As part of their recent study of immigration, Gladwyne Elementary School second grade students participated in a recreation of what immigrants experienced upon arrival at Ellis Island, the nation's busiest immigrant inspection station, which processed more than 12 million arrivals from 1892 to 1954. Students dressed in contemporary clothes as they "arrived by boat" with their suitcases before going through the immigration procedures, including a "line inspection" of cursory medical examinations from doctors.
Teachers began the unit with an exploration of maps as students learned how their homes are on streets in neighborhoods, which are part of communities that comprise towns within states, countries, continents and hemispheres. Students then learned more specifics about maps of the United States and the world-at-large.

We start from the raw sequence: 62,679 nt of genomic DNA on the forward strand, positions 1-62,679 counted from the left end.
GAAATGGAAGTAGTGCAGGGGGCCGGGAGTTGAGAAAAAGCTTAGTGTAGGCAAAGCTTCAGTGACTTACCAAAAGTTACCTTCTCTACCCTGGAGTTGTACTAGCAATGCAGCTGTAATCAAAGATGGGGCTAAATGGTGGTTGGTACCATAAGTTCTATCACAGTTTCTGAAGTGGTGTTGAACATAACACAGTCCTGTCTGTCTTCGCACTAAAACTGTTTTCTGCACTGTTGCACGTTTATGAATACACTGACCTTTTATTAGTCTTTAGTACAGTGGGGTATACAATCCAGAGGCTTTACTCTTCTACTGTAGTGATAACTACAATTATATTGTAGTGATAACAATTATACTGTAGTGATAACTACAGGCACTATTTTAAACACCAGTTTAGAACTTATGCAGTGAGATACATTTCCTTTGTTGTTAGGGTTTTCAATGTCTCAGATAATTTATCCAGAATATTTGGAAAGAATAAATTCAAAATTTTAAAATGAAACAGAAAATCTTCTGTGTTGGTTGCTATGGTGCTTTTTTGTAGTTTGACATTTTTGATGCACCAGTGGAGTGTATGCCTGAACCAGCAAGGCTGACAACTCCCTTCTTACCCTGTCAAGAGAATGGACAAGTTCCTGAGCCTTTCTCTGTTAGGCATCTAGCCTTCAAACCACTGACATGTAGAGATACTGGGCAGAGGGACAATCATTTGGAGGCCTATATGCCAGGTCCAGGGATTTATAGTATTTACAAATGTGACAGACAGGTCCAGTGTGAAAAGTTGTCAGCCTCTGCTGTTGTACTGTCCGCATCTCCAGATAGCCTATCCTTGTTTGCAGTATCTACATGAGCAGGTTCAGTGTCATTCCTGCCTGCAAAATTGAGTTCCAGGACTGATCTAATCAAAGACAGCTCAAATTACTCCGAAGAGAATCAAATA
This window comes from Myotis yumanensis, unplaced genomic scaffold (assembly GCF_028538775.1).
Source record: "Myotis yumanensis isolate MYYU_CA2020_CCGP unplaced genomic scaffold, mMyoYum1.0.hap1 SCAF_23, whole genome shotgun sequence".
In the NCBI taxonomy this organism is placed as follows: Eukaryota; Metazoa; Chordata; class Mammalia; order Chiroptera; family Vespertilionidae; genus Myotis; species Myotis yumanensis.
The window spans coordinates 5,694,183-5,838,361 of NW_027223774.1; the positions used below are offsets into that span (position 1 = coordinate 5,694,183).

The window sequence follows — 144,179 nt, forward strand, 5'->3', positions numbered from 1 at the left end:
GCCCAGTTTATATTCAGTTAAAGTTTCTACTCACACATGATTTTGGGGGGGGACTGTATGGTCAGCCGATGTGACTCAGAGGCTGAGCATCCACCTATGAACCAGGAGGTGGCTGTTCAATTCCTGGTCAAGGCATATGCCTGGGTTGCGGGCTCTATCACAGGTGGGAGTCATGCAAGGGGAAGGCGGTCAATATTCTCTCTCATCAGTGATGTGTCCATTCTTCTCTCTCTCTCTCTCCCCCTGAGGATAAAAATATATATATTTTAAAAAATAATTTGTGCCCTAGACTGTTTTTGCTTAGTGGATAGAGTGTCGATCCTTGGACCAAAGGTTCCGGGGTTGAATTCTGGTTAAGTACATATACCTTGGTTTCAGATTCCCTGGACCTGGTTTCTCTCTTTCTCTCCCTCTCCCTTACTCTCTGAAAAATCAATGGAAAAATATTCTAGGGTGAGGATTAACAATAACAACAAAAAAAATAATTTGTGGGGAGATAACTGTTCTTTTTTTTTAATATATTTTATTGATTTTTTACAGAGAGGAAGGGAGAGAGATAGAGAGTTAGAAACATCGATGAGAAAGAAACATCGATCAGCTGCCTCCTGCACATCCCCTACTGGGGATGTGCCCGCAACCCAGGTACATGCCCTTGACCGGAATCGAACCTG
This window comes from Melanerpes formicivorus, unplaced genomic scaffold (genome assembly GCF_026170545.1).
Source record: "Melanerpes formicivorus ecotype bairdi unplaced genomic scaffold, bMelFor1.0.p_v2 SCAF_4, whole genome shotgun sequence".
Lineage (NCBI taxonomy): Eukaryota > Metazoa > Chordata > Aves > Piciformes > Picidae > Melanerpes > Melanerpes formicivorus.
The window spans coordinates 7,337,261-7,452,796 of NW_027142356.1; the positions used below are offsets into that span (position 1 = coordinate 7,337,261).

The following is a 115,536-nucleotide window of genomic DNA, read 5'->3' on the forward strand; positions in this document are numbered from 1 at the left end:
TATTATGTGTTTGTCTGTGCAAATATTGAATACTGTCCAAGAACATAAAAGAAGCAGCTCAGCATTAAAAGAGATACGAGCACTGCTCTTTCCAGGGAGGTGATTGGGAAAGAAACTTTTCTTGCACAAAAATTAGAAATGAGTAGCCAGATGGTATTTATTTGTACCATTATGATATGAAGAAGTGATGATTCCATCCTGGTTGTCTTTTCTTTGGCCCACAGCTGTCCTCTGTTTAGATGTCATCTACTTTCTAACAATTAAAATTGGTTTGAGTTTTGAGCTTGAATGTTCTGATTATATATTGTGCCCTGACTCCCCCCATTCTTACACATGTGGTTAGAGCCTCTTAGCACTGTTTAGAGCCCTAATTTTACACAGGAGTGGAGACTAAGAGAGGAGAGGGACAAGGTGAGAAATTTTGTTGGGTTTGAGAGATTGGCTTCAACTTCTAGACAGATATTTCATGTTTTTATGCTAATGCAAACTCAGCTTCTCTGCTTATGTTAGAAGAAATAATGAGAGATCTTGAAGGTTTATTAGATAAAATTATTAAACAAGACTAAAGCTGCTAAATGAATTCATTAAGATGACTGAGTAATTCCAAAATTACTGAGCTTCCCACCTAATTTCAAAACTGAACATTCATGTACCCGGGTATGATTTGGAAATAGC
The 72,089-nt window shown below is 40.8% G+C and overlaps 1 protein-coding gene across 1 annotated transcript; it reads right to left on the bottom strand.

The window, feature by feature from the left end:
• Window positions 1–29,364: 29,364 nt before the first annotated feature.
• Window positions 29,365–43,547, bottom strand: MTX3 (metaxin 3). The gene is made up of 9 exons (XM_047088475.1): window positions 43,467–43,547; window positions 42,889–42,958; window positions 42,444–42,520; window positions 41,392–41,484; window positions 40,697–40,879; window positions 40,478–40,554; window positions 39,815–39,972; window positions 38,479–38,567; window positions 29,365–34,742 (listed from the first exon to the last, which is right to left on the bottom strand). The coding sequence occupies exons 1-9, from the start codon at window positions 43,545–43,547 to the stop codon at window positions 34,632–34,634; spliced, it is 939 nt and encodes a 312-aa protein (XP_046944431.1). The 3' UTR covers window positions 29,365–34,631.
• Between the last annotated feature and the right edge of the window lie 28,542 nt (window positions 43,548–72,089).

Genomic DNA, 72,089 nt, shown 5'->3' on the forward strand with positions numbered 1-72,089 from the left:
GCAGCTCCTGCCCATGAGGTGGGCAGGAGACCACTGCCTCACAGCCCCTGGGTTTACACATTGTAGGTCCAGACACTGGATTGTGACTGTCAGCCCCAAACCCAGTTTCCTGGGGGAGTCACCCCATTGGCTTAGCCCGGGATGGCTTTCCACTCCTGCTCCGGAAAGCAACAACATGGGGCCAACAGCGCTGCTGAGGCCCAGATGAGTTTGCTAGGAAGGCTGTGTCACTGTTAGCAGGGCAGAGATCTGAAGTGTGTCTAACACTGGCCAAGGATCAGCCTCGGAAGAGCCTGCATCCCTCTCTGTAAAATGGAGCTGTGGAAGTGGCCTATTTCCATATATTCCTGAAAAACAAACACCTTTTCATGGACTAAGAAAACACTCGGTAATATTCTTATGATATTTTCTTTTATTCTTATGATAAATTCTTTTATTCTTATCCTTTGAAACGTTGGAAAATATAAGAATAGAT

Students were also assigned a mini-genealogy project as they were tasked with learning about the origins of their family’s ancestry. When students finished collecting their respective familial information, classes analyzed the data and participated in discussions on cultural similarities and differences among the diverse array of heritages. Some of the takeaways from the unit as noted by students were that some families came to the United States to avoid persecution, others were brought against their will and many came in search of a better life. Ultimately, students learned that America is a place of opportunity comprised of an eclectic melting pot of cultures and customs. To view a slideshow of pictures from Ellis Island Day at Gladwyne, click on the image below!